Written by Bill Marchant
The Canadian Journal has recently reviewed Ending Bigly, Eh? The Many Fates of Justin Trudeau, and I, as editor of the volume, would like to respond.
The Canadian Journal editors lament the fact that most of the stories do not offer a positive vision of a Canadian future, some are quite vulgar and one even borders on blasphemy. I know that the editors of The Canadian Journal share many of my own opinions on what Canada means, its purpose in the world, its history, and what its eventual fate may be, so I was obviously disheartened when I read that they found Ending Bigly, Eh to be largely nihilistic and ignorant of Canada.
I have some quibbles with a few of the points that they make. The scene that they take issue with in Seven Needles by Jay Black was necessary in order to tell the story that Jay wanted to tell. Without That Scene (Spoilers!), the audience would be dangerously close to sympathizing with Nancy, essentially a former mental patient who thinks a B horror movie sequel from the 80s is telling her to kill a world leader. That Scene, though certainly distasteful, forces the reader away from her "side," and back to the reality that this person is insane. That Scene is not simply there for "shock value," but to shock the reader that they could ever have been on her side.
The alleged "ignorance" in Sunshine Sketches of a Little Diaspora by stained hanes is likewise necessary for the story that hanes wanted to tell. The author-insert of the story is admittedly ignorant of Canada, so everything he says, or relays, about it should be taken with a grain of salt. He speaks with several people who should know more, but each of them has their own agenda. Take the following passage, for example: "There is nothing in common between [the Provinces]. Absolutely nothing. This cannot ever be discussed back home. 'Home.'" Where the Editors see ignorance, I see sour grapes from a man who was forcibly removed from his homeland. "I don't mind that I was kicked out, I didn't like it there anyway and it's about to fall apart!" Just as Leacock's Sunshine Sketches is a look at a town somewhat rose-tinted by fond memory, so too hanes' Sunshine Sketches is a look at a country tainted by bitter memory. The bitterness is not hanes', but that of the characters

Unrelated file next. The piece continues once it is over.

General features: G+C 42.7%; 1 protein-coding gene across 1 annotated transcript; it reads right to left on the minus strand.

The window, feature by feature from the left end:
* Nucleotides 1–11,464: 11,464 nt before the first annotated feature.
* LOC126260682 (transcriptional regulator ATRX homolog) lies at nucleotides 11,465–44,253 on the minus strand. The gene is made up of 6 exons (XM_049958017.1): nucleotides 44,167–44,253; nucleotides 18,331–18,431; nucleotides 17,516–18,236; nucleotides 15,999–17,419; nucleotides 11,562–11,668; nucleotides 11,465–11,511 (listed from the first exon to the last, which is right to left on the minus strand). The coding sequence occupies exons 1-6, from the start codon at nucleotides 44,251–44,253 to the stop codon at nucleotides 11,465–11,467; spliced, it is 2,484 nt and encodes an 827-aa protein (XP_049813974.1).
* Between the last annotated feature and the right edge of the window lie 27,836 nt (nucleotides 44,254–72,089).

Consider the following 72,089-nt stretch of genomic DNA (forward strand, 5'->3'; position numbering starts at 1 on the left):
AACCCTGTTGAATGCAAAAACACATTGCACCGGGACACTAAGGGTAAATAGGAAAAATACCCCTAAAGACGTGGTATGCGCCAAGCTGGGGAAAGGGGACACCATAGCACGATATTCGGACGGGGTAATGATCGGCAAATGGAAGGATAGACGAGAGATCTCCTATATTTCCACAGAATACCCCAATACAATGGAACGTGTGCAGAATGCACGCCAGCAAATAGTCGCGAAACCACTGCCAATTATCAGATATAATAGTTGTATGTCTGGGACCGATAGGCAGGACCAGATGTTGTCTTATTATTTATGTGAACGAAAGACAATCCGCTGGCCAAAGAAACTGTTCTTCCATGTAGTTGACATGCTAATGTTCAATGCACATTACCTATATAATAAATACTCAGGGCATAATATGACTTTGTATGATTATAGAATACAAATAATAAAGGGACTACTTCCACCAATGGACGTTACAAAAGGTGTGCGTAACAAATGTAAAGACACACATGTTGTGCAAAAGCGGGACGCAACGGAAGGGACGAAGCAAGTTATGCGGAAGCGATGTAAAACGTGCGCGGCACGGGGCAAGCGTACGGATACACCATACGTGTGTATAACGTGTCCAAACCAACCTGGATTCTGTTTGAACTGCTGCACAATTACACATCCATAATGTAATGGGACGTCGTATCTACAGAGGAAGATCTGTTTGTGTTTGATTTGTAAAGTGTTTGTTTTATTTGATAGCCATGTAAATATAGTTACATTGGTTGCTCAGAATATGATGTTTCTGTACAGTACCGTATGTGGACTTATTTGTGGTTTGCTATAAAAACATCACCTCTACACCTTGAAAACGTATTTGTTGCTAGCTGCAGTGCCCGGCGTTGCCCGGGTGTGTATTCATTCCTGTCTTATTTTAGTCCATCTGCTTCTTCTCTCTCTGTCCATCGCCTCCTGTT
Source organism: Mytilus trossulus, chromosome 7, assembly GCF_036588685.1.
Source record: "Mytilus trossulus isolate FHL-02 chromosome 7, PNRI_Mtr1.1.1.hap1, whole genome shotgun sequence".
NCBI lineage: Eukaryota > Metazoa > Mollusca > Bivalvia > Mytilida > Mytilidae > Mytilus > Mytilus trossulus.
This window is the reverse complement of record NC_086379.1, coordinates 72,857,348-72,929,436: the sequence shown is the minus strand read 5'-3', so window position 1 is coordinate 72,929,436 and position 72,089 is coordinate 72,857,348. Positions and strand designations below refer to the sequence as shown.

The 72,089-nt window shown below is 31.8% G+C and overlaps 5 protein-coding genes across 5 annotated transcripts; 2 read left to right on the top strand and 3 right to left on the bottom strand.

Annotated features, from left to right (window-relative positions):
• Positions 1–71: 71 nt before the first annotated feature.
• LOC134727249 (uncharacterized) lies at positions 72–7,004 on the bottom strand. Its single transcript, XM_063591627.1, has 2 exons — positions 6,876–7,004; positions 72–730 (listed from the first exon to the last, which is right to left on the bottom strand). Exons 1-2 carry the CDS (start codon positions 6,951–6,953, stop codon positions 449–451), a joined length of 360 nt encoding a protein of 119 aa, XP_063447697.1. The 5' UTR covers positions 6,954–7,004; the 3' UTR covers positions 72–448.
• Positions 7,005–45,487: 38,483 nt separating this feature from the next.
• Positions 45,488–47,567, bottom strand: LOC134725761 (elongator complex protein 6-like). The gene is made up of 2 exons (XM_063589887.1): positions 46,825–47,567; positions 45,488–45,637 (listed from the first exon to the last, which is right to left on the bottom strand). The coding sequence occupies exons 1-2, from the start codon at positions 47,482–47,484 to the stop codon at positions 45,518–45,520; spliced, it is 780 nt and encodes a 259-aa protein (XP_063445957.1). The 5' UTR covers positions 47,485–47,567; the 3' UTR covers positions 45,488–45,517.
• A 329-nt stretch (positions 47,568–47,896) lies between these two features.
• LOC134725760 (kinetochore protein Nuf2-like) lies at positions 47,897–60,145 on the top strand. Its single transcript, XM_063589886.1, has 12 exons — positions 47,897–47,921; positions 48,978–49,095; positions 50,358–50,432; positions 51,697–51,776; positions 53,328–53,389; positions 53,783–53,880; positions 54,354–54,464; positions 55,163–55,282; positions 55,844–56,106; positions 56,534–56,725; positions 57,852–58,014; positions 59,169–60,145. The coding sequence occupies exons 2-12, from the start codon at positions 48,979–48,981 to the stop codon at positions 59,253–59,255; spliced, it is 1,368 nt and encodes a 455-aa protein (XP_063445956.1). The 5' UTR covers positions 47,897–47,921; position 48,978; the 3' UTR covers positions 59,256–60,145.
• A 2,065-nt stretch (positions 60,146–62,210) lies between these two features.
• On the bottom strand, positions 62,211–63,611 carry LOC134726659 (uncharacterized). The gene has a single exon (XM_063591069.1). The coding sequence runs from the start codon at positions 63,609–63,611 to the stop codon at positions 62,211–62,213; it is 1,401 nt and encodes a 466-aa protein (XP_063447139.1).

There are a number of other minor points I disagree with, such as the fact that I find many of the stories quite humourous. However, as I reflected on their words as a whole, I realized that we were talking at cross purposes. The purpose of Ending Bigly, Eh? Is to showcase the possible fates of Justin Trudeau. Many of these fates will necessarily be dark, brutal, and dripping with nihilism, because that is the most dramatic end for the walking costume currently inhabiting Sussex. What my friends, the Editors of The Canadian Journal wanted was Ending Bigly, Eh? The Many Fates of Canada. Unfortunately, the interesting and compelling fates for Canada largely involve relatively mundane fates for Trudeau, as can be seen in the two stories that the Editors of The Canadian Journal enjoyed, The New Guy by Horace, and the Epilogue by myself. Ending Bigly, Eh? Is not about Canada, in the same way that Ending Bigly was not about America. It is a backdrop for the fates of the main actor, Justin Trudeau.
I will conclude by saying that a thoughtful, reflective, and in-depth book about "The Many Fates of Canada" absolutely should be written, and that if no one else does, I very well may. But in the meantime, we have Ending Bigly, Eh? The Many Fates of Justin Trudeau: an irreverent, sometimes horrifying, and in many places silly look at what will happen to the man, the actor, the mask, Justin Trudeau.
Ending Bigly, Eh: The Many Fates of Justin Trudeau can be found here